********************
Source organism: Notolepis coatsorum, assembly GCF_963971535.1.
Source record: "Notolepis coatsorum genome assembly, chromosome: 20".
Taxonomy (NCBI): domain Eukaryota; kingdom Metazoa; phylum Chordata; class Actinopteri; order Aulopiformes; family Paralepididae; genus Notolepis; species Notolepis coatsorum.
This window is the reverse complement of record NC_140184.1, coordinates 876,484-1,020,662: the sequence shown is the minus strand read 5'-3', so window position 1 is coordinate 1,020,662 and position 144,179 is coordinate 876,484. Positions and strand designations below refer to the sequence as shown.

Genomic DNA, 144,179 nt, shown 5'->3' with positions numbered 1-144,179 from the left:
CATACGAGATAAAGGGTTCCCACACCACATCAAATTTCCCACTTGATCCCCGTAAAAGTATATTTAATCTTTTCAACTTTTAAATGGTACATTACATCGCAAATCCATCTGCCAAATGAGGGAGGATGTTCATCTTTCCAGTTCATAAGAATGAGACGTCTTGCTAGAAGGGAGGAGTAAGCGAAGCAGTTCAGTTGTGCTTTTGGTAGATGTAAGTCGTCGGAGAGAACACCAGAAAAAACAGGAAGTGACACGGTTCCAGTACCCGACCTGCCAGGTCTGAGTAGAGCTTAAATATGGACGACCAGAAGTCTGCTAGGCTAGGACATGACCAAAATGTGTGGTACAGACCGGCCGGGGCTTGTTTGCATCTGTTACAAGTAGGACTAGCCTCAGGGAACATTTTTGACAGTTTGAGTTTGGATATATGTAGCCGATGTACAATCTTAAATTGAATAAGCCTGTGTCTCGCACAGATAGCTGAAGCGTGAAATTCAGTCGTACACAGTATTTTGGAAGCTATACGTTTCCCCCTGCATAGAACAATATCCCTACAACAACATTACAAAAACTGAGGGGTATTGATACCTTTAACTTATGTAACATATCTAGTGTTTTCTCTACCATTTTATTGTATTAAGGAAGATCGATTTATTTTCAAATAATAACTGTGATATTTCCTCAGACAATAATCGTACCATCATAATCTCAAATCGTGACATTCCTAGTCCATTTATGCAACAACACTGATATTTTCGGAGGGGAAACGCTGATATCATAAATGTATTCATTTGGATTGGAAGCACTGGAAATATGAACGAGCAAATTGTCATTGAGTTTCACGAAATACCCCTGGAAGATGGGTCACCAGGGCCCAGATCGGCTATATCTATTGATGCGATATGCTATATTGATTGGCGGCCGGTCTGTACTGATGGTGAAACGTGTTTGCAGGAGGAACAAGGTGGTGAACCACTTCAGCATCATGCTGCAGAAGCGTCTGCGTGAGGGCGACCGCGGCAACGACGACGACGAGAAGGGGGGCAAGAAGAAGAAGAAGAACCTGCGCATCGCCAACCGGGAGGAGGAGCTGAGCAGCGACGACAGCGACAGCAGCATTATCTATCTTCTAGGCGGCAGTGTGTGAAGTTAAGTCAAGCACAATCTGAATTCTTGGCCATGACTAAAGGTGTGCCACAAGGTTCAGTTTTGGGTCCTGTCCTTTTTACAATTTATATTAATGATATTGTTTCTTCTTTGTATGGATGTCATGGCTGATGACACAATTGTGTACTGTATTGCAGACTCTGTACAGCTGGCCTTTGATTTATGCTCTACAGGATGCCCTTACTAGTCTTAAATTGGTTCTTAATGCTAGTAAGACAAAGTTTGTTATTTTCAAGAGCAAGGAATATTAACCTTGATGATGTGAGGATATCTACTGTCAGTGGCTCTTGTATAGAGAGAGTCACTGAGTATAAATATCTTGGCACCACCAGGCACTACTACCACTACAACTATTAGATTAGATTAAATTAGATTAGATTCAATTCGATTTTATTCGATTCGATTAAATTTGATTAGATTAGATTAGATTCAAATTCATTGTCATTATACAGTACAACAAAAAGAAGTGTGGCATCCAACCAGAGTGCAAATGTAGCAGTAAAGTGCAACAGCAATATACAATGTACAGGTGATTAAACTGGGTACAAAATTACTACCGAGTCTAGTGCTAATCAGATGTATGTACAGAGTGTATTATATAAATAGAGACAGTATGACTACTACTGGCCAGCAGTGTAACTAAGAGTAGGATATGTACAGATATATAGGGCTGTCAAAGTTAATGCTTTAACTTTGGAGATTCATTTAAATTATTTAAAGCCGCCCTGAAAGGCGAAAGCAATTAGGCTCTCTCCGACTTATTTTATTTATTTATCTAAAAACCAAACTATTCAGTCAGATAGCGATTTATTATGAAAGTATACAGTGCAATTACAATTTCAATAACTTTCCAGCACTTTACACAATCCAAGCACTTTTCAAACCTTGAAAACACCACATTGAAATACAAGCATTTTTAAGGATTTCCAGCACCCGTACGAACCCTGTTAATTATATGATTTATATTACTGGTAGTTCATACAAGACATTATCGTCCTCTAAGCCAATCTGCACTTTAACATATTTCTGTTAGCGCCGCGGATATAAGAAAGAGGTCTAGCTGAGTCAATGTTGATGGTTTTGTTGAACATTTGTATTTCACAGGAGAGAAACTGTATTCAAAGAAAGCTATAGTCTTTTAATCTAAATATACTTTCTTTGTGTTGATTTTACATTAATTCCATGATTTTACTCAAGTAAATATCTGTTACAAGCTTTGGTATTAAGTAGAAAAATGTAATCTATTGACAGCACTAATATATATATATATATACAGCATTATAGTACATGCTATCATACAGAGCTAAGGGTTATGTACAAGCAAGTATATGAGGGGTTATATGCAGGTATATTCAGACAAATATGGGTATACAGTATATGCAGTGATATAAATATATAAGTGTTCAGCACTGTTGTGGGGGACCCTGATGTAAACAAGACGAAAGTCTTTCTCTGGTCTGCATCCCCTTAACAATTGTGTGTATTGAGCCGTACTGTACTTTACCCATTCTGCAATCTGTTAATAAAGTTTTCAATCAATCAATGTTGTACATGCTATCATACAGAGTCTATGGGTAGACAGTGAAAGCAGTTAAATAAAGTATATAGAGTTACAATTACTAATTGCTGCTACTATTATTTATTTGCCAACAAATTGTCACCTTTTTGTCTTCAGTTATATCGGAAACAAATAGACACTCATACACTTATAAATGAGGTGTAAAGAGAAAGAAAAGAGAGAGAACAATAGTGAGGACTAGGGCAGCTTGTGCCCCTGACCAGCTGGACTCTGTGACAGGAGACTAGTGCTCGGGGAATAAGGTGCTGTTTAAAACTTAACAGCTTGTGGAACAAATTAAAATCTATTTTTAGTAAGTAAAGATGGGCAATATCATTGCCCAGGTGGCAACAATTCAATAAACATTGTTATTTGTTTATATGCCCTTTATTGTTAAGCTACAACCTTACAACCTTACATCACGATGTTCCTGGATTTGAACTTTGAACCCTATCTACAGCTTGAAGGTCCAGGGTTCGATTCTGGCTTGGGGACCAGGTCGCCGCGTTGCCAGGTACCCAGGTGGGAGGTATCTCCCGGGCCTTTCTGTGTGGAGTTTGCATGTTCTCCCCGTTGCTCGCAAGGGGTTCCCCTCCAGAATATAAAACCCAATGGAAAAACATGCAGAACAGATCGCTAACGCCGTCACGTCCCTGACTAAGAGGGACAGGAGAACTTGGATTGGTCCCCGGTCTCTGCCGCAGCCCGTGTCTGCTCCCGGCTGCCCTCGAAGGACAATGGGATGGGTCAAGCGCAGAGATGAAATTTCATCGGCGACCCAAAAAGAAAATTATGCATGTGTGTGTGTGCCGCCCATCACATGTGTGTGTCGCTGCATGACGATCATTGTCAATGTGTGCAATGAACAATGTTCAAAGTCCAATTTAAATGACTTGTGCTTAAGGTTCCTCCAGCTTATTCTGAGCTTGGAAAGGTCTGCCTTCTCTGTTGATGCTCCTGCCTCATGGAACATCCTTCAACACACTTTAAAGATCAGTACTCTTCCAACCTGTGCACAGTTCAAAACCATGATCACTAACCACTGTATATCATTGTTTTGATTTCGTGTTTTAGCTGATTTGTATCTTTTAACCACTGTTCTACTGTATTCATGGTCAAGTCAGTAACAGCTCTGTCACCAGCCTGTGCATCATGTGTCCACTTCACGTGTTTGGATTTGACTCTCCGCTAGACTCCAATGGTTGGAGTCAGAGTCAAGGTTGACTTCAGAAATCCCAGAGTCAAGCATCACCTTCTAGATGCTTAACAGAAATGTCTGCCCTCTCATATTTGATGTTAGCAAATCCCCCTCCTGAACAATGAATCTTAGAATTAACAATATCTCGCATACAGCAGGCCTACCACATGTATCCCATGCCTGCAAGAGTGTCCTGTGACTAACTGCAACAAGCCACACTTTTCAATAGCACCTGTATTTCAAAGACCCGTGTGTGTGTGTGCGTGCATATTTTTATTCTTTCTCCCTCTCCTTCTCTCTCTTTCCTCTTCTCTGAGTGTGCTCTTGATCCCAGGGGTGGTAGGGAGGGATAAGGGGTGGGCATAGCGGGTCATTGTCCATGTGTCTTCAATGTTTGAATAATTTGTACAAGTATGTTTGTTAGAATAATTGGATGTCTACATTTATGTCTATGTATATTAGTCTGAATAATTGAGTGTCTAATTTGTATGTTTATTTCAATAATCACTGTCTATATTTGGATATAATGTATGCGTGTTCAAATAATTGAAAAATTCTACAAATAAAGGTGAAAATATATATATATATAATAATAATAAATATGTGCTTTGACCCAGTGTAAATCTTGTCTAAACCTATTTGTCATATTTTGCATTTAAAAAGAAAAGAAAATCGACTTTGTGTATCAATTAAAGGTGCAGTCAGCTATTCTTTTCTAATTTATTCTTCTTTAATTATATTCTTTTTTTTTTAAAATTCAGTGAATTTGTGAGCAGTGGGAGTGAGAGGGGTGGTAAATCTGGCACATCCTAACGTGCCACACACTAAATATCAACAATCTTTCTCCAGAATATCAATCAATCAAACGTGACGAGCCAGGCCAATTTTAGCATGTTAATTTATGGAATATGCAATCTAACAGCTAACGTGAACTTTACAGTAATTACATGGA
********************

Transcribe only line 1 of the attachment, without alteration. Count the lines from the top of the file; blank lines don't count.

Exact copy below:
Source organism: Notolepis coatsorum, assembly GCF_963971535.1.